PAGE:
Image 1 of the same object
Image 2 of the same object

Different representations of Pomegranate

I revisited the proposed solution:

an adaptive, multisensory, engaging and sequential mobile game for children with dyslexia, aiming to help them learn how to read, spell, comprehend and become fluent in the Urdu language.

  • Lessons gradually move from sounds - letters - smaller words - larger words - sentences.
  • Letter groups are introduced in a pre-defined unique order*.
  • New words are introduced consisting of only letters which are previously known for a particular letter group.

*Instead of introducing the Urdu alphabet in the correct order, I decided to follow a sequence of introducing Urdu letters, as designed by a renowned Urdu language professor, in an order that highlights aspects of the Urdu script that are most likely to cause confusion in terms of appearance or sound - suitable for individuals with Dyslexia.

08. Branding

It was time to focus on the engagement and gamification part of the solution. I created a moodboard on Milanote for the application to explore different illustration styles and find inspiration.



To stay focused on designing for children with Dyslexia, I closely followed the official style guide, prepared by British Dyslexia Association.

I worked with a graphic designer and an animator who designed a unique character for our adventure game. We chose a Markhor, the national animal of Pakistan to be the primary companion of the player.


Character Design

I had learnt from literature that children with Dyslexia are highly demotivated and experience negative emotions when reminded of school. Hence, I actively wanted to avoid designing anything even remotely related to education/schools.
After discussing my ideas with colleagues, I decided to go with an “outdoor adventure” theme - something that excites most children.

Theme: Cricket
Theme: Skating
Theme: Underwater
Theme: Road

A glimpse of the outdoor adventure theme

I wanted the look and feel of the application to be warm, cozy and exciting. Hence, my design decisions included:

  • Using a warm color palette
  • Using components with a large corner radius - buttons, dialogs, text fields etc.
  • Using playful sounds effects and background music
Branding - UI Components and Color Scheme

Selective UI components and Color Scheme

09 Prototyping / UI Design

I translated wireframes into high-fidelity interactive prototypes using Adobe XD.

Rawaaan UI Design Banner

Main Menu & Profile Creation

Main Menu - Isometric Land 1
Main Menu - Isometric Land 1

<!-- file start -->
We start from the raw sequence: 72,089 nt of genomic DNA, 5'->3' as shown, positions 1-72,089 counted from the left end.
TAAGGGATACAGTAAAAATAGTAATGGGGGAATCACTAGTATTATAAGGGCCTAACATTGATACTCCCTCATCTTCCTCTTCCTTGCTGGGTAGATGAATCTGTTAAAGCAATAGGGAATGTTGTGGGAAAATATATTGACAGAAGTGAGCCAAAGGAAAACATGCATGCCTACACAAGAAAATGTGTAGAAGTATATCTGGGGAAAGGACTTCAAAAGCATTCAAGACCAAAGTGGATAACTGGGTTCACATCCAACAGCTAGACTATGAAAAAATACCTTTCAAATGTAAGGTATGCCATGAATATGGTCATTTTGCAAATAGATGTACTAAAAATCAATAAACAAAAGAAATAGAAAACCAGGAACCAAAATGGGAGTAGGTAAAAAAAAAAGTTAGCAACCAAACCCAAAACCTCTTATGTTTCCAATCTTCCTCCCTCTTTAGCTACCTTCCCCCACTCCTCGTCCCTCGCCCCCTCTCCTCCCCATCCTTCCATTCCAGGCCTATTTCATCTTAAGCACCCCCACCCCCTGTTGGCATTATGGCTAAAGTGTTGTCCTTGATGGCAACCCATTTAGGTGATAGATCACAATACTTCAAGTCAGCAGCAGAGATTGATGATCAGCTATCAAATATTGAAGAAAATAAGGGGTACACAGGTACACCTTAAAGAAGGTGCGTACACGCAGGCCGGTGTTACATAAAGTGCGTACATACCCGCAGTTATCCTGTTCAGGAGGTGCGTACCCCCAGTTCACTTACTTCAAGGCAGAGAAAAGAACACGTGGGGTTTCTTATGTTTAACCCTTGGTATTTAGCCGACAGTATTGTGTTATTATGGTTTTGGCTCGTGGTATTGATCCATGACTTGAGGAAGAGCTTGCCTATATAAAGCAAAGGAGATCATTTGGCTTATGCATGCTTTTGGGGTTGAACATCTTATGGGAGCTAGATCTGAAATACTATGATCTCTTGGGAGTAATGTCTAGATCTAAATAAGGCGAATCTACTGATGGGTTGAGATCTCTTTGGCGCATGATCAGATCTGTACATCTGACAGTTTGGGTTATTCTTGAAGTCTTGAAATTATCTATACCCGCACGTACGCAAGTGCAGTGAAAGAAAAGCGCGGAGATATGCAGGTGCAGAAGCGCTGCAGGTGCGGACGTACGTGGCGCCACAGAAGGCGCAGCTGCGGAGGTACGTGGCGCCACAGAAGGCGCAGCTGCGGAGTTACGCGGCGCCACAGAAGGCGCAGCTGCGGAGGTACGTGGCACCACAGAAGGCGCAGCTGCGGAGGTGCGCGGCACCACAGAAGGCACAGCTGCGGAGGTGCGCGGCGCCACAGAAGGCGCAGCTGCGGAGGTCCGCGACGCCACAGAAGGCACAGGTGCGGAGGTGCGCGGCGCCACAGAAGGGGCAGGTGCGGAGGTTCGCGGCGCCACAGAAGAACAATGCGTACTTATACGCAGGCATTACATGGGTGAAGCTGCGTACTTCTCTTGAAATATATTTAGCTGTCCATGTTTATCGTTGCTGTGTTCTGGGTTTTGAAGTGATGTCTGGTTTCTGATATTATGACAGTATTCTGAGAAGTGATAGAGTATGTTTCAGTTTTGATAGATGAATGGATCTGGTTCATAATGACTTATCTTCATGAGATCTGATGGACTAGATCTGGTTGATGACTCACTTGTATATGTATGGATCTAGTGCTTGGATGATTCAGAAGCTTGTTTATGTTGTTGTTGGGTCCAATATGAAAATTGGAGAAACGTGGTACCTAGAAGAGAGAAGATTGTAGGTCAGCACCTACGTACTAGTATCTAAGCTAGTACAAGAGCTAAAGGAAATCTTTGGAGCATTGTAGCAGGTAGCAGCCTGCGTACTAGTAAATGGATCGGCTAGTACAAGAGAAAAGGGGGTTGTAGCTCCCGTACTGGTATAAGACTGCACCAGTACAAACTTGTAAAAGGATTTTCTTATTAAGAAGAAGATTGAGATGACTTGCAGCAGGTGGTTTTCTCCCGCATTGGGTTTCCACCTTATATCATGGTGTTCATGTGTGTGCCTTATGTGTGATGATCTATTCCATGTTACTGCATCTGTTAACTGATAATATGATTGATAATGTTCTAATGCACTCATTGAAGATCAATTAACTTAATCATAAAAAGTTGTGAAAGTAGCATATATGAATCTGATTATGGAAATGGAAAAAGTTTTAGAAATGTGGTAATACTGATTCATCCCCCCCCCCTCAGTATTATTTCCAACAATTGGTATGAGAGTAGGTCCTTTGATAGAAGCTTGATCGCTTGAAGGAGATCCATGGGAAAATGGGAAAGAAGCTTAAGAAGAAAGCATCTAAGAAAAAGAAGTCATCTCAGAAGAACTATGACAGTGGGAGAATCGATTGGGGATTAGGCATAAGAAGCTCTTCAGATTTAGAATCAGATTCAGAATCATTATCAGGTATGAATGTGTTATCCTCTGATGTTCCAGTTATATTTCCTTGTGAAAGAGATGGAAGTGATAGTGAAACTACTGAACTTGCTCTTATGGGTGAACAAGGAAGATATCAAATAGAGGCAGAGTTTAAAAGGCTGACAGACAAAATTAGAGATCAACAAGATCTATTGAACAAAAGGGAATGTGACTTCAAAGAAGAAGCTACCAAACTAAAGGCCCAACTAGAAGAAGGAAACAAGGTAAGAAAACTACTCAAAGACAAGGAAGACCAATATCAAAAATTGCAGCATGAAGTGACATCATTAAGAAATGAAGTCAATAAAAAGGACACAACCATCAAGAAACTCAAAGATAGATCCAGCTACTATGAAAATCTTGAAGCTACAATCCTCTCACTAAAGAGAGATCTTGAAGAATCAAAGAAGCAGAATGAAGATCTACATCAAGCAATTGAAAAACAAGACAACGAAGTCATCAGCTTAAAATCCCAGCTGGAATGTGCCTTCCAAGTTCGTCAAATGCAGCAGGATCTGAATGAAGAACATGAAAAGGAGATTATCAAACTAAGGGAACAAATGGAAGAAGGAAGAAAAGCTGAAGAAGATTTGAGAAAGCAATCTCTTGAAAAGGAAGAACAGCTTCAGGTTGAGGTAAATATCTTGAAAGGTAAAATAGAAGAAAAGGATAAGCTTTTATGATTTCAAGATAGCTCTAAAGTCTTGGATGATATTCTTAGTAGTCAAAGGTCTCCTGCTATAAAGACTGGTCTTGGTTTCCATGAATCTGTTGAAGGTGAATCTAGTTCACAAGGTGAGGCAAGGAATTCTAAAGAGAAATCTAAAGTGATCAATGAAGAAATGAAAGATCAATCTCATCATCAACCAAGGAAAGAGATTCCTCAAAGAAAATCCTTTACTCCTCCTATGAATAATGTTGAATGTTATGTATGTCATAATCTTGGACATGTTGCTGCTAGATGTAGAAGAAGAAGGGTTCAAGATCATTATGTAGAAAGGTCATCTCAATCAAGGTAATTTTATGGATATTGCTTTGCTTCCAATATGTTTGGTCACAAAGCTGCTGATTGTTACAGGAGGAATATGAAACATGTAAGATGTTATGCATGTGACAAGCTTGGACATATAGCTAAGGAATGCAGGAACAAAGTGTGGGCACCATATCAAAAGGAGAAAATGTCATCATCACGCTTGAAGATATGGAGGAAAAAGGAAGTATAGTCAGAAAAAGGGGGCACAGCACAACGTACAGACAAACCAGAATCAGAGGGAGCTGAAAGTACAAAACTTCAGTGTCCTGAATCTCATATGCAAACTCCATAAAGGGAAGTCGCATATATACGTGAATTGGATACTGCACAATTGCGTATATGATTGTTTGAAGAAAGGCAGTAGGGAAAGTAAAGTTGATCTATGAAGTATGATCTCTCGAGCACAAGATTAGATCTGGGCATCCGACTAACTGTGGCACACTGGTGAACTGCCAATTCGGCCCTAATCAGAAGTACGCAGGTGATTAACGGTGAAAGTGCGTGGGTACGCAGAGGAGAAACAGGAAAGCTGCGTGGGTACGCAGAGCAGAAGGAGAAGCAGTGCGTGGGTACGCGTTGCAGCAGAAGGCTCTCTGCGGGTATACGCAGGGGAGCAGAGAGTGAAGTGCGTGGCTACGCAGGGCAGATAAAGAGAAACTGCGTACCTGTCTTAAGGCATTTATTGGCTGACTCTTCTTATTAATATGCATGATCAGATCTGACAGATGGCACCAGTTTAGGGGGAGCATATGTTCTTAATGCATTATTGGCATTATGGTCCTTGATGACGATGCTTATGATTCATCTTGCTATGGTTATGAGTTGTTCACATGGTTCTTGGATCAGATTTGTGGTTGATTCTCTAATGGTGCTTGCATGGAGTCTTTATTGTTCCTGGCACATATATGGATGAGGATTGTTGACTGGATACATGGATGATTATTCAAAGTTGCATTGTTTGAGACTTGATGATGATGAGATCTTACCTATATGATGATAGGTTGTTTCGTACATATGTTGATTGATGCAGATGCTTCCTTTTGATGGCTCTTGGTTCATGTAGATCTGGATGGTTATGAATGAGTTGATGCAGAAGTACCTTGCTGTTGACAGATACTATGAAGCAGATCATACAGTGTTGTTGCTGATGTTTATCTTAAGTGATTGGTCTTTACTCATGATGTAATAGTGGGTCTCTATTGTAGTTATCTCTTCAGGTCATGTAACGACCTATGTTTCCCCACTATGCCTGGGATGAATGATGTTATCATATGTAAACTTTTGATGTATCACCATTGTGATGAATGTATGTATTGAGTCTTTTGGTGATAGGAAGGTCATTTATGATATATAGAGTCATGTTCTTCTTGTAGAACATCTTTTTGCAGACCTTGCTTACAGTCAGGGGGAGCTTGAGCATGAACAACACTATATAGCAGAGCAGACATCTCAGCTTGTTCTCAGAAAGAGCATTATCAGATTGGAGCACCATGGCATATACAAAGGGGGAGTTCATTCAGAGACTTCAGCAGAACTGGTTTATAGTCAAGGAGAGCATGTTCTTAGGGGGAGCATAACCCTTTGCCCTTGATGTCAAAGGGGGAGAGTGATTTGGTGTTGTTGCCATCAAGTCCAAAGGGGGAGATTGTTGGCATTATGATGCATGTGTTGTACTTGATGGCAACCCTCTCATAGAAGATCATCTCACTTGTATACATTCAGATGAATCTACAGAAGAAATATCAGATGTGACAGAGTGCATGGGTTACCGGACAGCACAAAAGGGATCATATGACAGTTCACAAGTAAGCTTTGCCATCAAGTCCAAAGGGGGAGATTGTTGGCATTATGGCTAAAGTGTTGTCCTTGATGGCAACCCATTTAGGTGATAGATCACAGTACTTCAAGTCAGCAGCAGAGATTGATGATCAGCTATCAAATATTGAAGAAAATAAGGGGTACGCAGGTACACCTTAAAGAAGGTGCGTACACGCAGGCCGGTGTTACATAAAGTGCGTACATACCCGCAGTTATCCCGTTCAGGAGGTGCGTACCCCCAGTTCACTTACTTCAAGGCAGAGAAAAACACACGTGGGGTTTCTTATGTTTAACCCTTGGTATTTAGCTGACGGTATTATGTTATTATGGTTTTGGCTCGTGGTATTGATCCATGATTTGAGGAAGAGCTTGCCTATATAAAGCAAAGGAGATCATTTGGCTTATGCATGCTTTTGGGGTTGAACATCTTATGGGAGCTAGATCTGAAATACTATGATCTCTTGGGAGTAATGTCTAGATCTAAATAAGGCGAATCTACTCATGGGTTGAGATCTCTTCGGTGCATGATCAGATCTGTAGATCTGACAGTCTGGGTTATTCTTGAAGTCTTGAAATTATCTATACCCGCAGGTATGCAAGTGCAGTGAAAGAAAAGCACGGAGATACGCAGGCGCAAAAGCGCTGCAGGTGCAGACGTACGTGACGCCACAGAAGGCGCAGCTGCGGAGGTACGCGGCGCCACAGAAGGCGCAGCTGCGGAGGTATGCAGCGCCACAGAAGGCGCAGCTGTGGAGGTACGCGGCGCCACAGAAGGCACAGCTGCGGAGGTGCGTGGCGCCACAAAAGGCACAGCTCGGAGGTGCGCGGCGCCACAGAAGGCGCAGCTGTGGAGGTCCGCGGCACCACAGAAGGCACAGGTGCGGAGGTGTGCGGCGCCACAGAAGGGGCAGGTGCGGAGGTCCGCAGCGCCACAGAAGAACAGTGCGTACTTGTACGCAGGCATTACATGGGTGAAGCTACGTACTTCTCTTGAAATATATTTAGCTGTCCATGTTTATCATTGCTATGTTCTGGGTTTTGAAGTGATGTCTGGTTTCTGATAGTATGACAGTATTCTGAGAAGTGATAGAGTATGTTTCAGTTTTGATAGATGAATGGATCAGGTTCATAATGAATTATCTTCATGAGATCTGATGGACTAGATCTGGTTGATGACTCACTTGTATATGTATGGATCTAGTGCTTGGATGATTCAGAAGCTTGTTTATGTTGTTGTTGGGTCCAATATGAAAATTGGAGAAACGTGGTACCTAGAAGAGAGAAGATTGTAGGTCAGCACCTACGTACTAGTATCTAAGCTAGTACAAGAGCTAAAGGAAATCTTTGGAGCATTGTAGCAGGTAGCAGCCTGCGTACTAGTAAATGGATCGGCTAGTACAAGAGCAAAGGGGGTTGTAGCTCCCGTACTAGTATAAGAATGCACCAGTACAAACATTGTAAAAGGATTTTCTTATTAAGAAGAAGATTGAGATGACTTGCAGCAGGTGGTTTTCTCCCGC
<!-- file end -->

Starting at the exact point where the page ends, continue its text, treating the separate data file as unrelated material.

Main Menu: Isometric lands with 10 lesson paths

Profile Creation - Screen 1
Profile Creation - Screen 2
Profile Creation - Screen 3

Profile Creation Screens

Selective Activities

Roller Coaster Game Demo

Blending letters to form words

Platform Game Demo

Sound-Symbol Association

Football Game Demo

Spelling and Segmentation of words into letters

Skating Game Demo

Sentence Completion with Comprehension

10. Project Management

I took lead and managed the project by coordinating with:


who collected an extensive list of 3000+ words and sentences from Urdu coursebooks


who designed the game character and images for words


who developed the game in Unity 3D


who recorded letter sounds, letters, words, sentences and instructions.*


who ensured data structures are flexible enough to support multiple languages

*I ensured that recordings all the way to phonics are clear and accurate - given how important this is for our target audience.

Final Product's Demo

Rawaan's demo video

11. Usability / Efficacy Testing

The next phase is to conduct a long-term study by testing the mobile game with users, i.e. primary school-going children with Dyslexia to determine the efficacy of the solution. Due to the ongoing global pandemic (COVID-19), this phase was delayed.


I’m deeply passionate about this project and have always wanted to do something for children with Dyslexia, especially after watching the Bollywood hit “Taare Zameen Par”.

I learnt a great deal since I wore multiple hats throughout the course of this project. I not only followed a full design cycle, but also supervised the product as it was getting ready for commercial-use.

One thing I wish I had done differently was involving end-users (children with Dyslexia in Urdu) since the start and perhaps, co-designing with them might have presented unanticipated UX challenges that I would have dealt with during the initial phases. Due to COVID-19, we were not able to conduct testing with children but we plan to do that in the future.